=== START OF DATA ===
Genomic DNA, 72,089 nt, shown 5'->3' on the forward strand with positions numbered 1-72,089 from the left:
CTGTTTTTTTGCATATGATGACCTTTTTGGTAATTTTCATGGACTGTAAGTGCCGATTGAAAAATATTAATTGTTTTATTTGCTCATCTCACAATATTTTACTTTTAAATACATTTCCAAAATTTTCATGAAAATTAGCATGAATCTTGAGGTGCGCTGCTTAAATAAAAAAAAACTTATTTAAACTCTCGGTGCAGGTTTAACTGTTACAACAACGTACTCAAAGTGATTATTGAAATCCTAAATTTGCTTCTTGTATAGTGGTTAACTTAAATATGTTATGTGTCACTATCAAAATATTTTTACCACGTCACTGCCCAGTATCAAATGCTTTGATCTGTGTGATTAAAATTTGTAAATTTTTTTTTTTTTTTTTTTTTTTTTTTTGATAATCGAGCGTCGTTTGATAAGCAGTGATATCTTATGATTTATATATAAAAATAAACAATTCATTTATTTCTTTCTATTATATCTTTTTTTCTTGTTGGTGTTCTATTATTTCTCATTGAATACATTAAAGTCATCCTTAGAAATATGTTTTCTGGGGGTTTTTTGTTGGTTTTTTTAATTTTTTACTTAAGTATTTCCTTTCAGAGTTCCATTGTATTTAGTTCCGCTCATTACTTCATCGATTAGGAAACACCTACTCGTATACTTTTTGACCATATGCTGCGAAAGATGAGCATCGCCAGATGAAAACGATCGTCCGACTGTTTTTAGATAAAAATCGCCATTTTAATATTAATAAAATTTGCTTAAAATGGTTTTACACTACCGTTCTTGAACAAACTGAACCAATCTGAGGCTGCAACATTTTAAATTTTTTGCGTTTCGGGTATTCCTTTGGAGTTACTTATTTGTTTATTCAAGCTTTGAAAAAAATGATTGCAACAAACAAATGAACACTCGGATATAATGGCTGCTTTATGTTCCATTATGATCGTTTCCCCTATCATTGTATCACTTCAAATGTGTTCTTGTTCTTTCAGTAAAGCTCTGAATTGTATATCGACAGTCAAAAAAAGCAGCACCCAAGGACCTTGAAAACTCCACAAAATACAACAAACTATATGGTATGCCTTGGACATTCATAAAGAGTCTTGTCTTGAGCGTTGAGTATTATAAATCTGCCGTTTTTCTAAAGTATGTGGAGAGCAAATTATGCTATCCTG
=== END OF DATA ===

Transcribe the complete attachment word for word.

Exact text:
Genomic DNA, 72,089 nt, shown 5'->3' on the forward strand with positions numbered 1-72,089 from the left:
CTGTTTTTTTGCATATGATGACCTTTTTGGTAATTTTCATGGACTGTAAGTGCCGATTGAAAAATATTAATTGTTTTATTTGCTCATCTCACAATATTTTACTTTTAAATACATTTCCAAAATTTTCATGAAAATTAGCATGAATCTTGAGGTGCGCTGCTTAAATAAAAAAAAACTTATTTAAACTCTCGGTGCAGGTTTAACTGTTACAACAACGTACTCAAAGTGATTATTGAAATCCTAAATTTGCTTCTTGTATAGTGGTTAACTTAAATATGTTATGTGTCACTATCAAAATATTTTTACCACGTCACTGCCCAGTATCAAATGCTTTGATCTGTGTGATTAAAATTTGTAAATTTTTTTTTTTTTTTTTTTTTTTTTTTTGATAATCGAGCGTCGTTTGATAAGCAGTGATATCTTATGATTTATATATAAAAATAAACAATTCATTTATTTCTTTCTATTATATCTTTTTTTCTTGTTGGTGTTCTATTATTTCTCATTGAATACATTAAAGTCATCCTTAGAAATATGTTTTCTGGGGGTTTTTTGTTGGTTTTTTTAATTTTTTACTTAAGTATTTCCTTTCAGAGTTCCATTGTATTTAGTTCCGCTCATTACTTCATCGATTAGGAAACACCTACTCGTATACTTTTTGACCATATGCTGCGAAAGATGAGCATCGCCAGATGAAAACGATCGTCCGACTGTTTTTAGATAAAAATCGCCATTTTAATATTAATAAAATTTGCTTAAAATGGTTTTACACTACCGTTCTTGAACAAACTGAACCAATCTGAGGCTGCAACATTTTAAATTTTTTGCGTTTCGGGTATTCCTTTGGAGTTACTTATTTGTTTATTCAAGCTTTGAAAAAAATGATTGCAACAAACAAATGAACACTCGGATATAATGGCTGCTTTATGTTCCATTATGATCGTTTCCCCTATCATTGTATCACTTCAAATGTGTTCTTGTTCTTTCAGTAAAGCTCTGAATTGTATATCGACAGTCAAAAAAAGCAGCACCCAAGGACCTTGAAAACTCCACAAAATACAACAAACTATATGGTATGCCTTGGACATTCATAAAGAGTCTTGTCTTGAGCGTTGAGTATTATAAATCTGCCGTTTTTCTAAAGTATGTGGAGAGCAAATTATGCTATCCTG